The 1975’s Kuala Lumpur kiss results in ‘kill switch’ order at future Malaysia shows

The 1975 frontman Matty Healy performing on stage

Malaysia has reportedly told concert organisers to introduce power kill switches at concerts after The 1975 frontman Matty Healy kissed his bandmate on stage at a festival in Kuala Lumpur. 

The indie band received backlash after Healy kissed the band’s bass player, Ross MacDonald, on stage at Malaysia’s Good Vibes Festival in July, with Healy claiming the incident led to him being “briefly imprisoned”

Healy said on stage that he had kissed MacDonald in protest of the country’s anti-LGBTQ+ laws, claiming the band playing in Malaysia had been a “mistake”. 

The band was criticised for the incident by local LGBTQ+ activists, who described the staged kiss as “giving white saviour complex” and claiming the incident could see increased scrutiny of the LGBTQ+ community by Malaysian officials. 

There was also praise for the band raising awareness of the poor LGBTQ+ rights in the country.

Now, concert organisers have reportedly been instructed to use kill-switches to avoid incidents like The 1975’s in July, with the deputy communications and digital minister Teo Nie Ching claiming the guidance had been issued as a direct consequence of the British band, The Star reported.

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“The government has asked concert organisers to… cut off electricity supply if there is any unwanted incident [during a performance],” she was reported as saying on Monday (30 October).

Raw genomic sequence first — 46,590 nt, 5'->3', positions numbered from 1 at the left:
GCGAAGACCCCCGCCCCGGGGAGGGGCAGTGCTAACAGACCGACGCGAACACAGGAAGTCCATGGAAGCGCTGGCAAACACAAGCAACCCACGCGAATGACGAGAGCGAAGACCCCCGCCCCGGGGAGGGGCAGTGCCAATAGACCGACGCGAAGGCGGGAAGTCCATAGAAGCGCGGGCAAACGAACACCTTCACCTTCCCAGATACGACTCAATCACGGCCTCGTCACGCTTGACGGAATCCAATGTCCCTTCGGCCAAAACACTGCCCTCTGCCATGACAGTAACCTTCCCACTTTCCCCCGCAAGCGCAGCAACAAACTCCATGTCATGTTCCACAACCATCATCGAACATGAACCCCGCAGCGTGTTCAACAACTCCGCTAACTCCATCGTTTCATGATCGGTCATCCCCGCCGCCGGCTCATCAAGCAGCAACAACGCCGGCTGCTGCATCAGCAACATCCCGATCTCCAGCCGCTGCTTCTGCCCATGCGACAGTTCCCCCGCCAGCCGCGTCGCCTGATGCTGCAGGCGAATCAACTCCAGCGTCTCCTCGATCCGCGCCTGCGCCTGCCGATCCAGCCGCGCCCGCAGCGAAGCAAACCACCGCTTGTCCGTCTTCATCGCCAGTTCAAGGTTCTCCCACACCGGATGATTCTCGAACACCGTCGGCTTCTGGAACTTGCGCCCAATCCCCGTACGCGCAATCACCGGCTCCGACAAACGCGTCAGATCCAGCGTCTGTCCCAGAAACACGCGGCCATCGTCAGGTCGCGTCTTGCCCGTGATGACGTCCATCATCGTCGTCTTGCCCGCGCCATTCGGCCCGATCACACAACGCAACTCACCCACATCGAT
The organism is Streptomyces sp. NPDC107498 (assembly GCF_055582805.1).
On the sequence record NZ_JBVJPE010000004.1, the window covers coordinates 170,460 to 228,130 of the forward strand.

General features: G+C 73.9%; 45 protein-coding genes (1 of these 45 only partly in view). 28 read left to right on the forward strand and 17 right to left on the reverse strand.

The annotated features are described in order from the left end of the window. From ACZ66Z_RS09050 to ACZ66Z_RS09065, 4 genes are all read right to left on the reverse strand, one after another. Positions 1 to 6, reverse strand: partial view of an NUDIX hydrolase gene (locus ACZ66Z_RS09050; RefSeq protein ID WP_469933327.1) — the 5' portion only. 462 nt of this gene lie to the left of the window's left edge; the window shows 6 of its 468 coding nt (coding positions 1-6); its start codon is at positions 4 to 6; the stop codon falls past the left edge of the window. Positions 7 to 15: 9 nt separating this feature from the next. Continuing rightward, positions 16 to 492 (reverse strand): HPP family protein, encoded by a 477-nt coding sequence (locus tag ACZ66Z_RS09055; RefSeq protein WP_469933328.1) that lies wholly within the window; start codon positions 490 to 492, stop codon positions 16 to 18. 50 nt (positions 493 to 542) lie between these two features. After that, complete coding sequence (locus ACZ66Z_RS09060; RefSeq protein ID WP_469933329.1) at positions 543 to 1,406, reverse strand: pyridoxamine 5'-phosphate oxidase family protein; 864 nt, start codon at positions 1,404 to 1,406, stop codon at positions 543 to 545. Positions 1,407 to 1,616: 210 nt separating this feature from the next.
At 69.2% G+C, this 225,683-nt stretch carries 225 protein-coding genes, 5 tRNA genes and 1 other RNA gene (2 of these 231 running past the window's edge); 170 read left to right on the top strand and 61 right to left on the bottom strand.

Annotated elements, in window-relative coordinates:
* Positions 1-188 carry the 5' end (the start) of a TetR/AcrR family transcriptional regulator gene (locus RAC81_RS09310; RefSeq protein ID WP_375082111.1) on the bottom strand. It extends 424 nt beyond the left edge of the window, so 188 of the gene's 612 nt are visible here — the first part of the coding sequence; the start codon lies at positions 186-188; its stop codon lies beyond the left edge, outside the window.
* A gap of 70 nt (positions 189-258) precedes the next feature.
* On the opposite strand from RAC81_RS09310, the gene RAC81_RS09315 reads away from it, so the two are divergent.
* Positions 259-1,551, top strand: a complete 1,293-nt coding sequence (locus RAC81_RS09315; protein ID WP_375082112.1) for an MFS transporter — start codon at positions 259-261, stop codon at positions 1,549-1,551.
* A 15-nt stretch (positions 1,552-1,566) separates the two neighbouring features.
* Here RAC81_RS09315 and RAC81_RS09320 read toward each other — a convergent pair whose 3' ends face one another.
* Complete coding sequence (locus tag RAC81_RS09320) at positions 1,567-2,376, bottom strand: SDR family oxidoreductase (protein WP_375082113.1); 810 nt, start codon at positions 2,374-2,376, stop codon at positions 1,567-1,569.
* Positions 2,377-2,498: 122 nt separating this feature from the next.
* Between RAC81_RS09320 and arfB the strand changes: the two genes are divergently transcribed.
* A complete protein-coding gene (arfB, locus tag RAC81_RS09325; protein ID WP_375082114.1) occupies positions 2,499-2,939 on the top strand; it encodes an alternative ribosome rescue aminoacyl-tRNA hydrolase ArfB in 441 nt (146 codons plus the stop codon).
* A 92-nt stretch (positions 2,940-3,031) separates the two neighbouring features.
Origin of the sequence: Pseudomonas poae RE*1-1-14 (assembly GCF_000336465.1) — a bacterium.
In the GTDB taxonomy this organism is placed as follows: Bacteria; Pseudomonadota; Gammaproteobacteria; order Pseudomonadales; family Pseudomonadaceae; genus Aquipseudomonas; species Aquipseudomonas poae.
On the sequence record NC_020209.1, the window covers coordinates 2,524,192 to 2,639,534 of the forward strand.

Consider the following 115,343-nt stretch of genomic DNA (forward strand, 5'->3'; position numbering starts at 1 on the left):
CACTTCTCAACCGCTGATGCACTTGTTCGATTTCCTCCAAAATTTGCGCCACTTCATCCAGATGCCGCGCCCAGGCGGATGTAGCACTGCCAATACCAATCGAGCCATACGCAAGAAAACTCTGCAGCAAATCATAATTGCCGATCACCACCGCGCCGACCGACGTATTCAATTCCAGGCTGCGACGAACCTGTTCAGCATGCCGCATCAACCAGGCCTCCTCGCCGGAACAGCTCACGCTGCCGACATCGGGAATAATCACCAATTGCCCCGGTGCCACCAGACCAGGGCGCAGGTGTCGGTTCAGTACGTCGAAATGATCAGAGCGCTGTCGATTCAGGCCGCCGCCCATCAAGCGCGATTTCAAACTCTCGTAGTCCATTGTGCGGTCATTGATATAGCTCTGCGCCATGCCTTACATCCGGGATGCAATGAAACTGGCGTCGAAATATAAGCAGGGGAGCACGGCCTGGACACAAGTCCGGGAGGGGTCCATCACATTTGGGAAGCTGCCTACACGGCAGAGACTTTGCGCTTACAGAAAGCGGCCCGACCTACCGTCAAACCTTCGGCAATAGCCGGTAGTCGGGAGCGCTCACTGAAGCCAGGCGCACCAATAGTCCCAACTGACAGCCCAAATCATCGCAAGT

“This is a new guideline after the incident. We hope with stricter guidelines, foreign artists [will respect] local culture,” she added. 

Teo reportedly added that according to new guidelines, there would also be background checks on foreign artists before they could perform in Malaysia, and that authorities would be present at venues where they performed. 

“During a performance, we ensure that… the Immigration Department, Puspal, police and local authorities are at the venue,” she added.

In Malaysia, homosexuality is illegal and punishable by 20 years in prison. There are no laws that protect LGBTQ+ people against discrimination or hate crimes, and conversion practices are widespread.

Malaysia was named the second-worst country in the world for trans rights in a 2023 global index, while Equaldex gave the country an LGBTQ+ equality rating of just 16 out of 100.

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